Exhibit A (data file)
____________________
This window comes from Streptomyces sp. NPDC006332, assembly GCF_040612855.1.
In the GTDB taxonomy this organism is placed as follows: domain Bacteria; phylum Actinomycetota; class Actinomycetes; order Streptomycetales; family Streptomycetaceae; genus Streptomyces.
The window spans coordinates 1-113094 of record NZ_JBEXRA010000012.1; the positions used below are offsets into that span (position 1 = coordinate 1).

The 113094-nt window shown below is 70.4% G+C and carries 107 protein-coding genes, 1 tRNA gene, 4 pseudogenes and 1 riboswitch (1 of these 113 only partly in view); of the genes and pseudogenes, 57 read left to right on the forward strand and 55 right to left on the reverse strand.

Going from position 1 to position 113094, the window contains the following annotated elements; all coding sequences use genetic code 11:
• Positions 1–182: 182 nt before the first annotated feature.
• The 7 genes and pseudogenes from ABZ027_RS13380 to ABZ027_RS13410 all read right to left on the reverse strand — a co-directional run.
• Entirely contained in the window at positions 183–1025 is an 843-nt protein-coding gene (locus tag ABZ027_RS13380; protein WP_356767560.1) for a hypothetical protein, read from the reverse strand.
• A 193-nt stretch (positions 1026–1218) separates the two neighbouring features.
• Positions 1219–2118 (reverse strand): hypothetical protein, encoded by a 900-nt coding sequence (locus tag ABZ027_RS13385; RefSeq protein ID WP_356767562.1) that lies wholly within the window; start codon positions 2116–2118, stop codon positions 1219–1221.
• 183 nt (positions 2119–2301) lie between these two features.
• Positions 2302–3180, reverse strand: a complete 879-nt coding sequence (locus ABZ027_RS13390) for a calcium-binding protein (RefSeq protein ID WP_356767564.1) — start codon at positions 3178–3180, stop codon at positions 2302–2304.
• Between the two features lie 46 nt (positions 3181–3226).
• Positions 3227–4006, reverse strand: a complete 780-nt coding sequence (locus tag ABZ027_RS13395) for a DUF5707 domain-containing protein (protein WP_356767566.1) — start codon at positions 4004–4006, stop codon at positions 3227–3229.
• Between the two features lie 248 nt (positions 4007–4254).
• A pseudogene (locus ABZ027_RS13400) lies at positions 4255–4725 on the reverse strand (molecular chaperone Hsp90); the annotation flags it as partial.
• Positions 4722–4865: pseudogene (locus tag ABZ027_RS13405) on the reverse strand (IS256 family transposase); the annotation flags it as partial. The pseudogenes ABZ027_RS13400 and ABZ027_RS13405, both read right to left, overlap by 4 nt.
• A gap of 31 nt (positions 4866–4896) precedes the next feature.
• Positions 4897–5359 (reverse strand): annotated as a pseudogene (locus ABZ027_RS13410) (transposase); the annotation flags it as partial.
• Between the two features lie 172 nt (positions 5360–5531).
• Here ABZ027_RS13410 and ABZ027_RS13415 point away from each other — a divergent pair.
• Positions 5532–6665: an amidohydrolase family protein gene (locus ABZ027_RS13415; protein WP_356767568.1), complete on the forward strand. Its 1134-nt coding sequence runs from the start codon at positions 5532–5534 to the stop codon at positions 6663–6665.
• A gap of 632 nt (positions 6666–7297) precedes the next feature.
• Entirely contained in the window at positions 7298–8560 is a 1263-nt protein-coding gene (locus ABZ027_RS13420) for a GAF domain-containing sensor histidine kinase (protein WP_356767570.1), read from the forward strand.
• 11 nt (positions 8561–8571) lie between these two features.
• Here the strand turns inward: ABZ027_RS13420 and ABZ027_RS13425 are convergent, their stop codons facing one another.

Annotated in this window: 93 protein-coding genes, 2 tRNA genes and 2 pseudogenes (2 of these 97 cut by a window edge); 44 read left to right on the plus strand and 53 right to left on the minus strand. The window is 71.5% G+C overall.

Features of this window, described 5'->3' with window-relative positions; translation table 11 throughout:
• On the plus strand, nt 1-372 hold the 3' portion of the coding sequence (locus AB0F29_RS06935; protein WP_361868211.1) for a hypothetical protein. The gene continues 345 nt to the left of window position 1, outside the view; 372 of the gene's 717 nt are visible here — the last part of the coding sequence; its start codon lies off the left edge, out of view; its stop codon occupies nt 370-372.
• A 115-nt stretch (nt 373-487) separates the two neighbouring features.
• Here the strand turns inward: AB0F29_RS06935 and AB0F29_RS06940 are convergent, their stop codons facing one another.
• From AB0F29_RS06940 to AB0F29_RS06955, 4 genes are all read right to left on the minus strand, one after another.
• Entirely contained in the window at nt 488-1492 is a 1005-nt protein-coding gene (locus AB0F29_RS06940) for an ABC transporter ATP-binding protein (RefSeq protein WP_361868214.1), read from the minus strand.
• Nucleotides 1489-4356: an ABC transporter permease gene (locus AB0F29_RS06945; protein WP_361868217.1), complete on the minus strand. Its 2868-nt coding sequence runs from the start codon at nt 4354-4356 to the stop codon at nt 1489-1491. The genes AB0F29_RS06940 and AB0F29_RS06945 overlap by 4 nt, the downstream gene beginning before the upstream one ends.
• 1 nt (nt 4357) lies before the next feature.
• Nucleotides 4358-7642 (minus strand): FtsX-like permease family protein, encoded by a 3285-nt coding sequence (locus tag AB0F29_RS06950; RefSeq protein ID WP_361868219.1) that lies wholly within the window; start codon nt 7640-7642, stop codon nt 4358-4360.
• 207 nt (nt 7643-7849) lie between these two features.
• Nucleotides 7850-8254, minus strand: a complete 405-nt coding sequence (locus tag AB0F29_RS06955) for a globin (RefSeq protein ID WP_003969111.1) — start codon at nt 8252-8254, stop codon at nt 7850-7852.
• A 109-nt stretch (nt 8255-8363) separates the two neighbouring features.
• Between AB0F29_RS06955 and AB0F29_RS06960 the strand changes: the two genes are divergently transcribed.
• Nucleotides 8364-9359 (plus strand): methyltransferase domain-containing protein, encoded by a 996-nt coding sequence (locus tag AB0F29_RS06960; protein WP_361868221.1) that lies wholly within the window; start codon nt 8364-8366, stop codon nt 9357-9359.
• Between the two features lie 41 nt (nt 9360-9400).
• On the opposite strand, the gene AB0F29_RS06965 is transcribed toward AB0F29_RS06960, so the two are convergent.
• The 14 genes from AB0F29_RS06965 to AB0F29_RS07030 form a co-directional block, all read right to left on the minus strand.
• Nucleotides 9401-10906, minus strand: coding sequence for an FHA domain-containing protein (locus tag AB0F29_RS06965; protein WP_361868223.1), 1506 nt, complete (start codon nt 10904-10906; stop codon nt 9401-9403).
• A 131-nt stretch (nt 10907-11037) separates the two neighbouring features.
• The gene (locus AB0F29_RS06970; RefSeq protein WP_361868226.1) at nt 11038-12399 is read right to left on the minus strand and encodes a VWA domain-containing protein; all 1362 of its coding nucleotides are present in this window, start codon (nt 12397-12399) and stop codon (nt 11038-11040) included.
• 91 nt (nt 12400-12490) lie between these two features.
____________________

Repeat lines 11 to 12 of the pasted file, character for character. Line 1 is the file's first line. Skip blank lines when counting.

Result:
• 183 nt (positions 2119–2301) lie between these two features.
• Positions 2302–3180, reverse strand: a complete 879-nt coding sequence (locus ABZ027_RS13390) for a calcium-binding protein (RefSeq protein ID WP_356767564.1) — start codon at positions 3178–3180, stop codon at positions 2302–2304.